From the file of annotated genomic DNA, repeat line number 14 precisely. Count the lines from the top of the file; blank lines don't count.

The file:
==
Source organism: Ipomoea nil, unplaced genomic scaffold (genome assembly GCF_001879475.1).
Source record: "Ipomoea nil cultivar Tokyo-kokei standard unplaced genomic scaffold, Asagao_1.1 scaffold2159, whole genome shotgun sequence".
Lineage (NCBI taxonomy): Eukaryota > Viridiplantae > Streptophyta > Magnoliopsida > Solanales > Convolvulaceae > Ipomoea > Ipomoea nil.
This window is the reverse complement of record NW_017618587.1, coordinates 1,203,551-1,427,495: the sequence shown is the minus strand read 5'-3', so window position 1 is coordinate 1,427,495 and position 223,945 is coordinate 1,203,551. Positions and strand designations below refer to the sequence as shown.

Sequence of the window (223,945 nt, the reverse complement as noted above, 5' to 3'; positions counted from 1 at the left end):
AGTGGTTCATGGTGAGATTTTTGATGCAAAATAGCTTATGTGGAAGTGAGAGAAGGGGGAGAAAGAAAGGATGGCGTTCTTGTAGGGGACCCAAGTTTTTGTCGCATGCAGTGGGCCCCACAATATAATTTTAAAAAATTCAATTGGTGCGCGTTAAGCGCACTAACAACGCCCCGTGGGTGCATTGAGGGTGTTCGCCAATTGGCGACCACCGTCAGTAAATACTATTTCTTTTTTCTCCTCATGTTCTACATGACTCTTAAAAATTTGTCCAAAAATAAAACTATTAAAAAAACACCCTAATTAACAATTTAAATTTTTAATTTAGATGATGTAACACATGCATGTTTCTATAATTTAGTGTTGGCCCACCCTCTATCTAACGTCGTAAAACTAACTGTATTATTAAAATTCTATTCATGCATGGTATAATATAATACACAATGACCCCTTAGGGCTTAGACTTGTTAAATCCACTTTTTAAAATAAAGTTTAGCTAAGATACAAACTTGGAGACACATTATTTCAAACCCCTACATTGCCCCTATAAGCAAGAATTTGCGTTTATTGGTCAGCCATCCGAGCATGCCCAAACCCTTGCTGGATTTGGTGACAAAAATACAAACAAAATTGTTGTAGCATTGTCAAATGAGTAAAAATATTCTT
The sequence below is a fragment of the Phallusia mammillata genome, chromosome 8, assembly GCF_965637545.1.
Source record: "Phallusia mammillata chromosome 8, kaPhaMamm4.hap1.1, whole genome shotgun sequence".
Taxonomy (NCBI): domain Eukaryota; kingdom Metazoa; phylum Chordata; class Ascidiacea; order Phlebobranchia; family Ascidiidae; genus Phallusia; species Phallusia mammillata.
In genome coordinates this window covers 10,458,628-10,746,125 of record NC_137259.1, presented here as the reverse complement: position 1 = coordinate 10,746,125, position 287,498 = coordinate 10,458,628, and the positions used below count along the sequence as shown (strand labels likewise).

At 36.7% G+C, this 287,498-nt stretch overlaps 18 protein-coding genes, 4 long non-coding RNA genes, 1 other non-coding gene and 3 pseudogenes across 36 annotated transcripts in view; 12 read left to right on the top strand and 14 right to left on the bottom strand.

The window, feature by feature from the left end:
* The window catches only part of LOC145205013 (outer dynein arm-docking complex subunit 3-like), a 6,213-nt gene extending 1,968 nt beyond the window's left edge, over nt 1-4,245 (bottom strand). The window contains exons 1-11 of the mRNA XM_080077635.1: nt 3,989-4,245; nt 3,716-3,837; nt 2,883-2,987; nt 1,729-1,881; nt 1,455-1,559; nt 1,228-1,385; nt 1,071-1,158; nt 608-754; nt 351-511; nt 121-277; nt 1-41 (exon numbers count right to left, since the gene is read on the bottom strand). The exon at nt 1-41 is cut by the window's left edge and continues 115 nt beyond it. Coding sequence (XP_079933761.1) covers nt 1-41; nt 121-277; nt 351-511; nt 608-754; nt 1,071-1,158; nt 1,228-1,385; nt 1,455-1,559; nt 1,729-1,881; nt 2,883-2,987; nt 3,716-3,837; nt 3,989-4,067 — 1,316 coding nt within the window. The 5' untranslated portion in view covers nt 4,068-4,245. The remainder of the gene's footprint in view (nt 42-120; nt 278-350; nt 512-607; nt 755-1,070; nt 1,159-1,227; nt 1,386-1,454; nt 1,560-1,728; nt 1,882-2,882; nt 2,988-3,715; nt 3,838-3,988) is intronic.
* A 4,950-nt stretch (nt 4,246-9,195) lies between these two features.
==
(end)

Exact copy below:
* A 4,950-nt stretch (nt 4,246-9,195) lies between these two features.